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Summary

Theresienstadt was not a ghetto in the ordinary sense of the word. It served as both ghetto and transit camp from which thousands were deported to concentration and extermination camps. Men, women and children were forced to deal with a daily reality of life in the shadow of death. They tried to keep the family framework despite the separation between the members of the family. They were forced to fight in order to get a bit of food, and in order to protect their privacy and preserve their humanity. The actual life in Theresienstadt, and not what the Nazis falsely presented, becomes more clear through reading the testimonies and stories of the children of Theresienstadt. The voice of the children shows us about how this place served as a source of life and hope alongside the pain, the loss and death.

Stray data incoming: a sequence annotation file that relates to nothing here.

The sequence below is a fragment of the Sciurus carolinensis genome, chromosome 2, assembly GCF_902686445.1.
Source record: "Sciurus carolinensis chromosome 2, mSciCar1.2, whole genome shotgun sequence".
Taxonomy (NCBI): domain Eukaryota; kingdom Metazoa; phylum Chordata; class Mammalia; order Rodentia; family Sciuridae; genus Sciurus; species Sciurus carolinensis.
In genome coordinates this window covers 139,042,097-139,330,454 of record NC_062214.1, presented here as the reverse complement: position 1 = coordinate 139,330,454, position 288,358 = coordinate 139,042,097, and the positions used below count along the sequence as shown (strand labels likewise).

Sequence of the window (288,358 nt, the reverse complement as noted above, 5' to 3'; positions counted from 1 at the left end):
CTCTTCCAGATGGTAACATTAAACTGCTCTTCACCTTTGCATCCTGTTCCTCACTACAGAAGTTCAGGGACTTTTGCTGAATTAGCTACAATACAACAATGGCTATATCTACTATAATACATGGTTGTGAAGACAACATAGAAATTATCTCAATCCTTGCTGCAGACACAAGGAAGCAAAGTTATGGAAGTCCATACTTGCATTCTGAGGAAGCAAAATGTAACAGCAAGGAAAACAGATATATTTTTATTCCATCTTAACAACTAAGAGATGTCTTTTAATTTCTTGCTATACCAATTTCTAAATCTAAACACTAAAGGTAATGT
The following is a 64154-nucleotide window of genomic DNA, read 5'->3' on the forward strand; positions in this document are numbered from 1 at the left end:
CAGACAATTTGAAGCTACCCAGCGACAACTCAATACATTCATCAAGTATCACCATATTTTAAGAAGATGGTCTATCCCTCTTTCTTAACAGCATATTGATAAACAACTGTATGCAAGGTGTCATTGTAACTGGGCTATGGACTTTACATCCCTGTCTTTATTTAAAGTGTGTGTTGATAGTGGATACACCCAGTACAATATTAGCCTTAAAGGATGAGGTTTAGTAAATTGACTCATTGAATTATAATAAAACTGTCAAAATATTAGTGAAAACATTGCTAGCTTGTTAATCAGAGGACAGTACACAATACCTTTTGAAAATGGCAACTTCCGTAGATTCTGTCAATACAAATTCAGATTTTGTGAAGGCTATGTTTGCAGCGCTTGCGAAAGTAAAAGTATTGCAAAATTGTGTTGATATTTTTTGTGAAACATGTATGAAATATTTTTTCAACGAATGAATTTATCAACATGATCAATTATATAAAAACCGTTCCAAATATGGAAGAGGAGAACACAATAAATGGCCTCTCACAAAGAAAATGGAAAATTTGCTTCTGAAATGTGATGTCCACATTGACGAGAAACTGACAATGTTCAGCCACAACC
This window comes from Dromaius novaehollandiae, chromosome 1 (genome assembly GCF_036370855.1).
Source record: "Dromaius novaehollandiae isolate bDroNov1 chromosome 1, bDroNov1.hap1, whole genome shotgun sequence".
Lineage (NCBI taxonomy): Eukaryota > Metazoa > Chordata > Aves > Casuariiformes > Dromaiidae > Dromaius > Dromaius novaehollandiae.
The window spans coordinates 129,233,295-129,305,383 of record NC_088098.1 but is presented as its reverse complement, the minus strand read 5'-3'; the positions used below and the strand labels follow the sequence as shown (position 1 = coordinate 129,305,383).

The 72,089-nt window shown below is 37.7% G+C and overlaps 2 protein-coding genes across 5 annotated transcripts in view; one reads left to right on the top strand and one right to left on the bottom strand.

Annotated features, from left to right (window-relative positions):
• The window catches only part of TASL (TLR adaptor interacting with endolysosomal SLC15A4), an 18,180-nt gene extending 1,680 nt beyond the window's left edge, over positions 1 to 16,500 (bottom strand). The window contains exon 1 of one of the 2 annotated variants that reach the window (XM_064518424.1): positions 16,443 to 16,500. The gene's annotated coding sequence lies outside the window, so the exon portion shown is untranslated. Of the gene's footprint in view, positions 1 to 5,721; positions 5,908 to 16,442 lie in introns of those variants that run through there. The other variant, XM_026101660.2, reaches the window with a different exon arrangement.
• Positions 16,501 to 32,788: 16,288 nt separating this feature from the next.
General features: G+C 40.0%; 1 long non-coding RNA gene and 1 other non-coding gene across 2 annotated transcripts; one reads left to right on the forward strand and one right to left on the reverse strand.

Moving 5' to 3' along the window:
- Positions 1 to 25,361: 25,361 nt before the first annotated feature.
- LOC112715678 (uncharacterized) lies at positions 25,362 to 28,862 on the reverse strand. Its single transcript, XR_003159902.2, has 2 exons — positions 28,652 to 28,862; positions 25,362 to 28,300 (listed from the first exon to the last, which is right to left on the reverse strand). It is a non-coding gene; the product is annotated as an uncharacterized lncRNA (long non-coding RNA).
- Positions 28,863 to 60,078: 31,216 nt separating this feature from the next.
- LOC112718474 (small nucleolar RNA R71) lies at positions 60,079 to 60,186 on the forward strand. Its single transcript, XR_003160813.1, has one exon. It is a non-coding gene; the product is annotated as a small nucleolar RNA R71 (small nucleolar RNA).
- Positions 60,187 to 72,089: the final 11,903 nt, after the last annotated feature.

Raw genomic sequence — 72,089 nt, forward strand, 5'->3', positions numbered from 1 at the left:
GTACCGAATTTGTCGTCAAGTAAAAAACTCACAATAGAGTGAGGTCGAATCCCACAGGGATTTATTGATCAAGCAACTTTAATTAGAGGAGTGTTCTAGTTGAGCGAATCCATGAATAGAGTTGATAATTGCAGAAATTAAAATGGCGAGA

Out of the 15,000 children that were in Theresienstadt, about 150 survived.

In these activities you read a variety of testimonies from the Theresienstadt ghetto that tell the story of the children in the Ghetto.

Yehuda Bacon describes through his dream the incredible distance between the home before the war, Theresienstadt, and Auschwitz:
"In Theresienstadt we dreamed ….I dreamt that I was back home, I dreamt that I would meet friends from class …. When we came to Auschwitz, we never dreamed about home anymore. The biggest dream was Theresienstadt".
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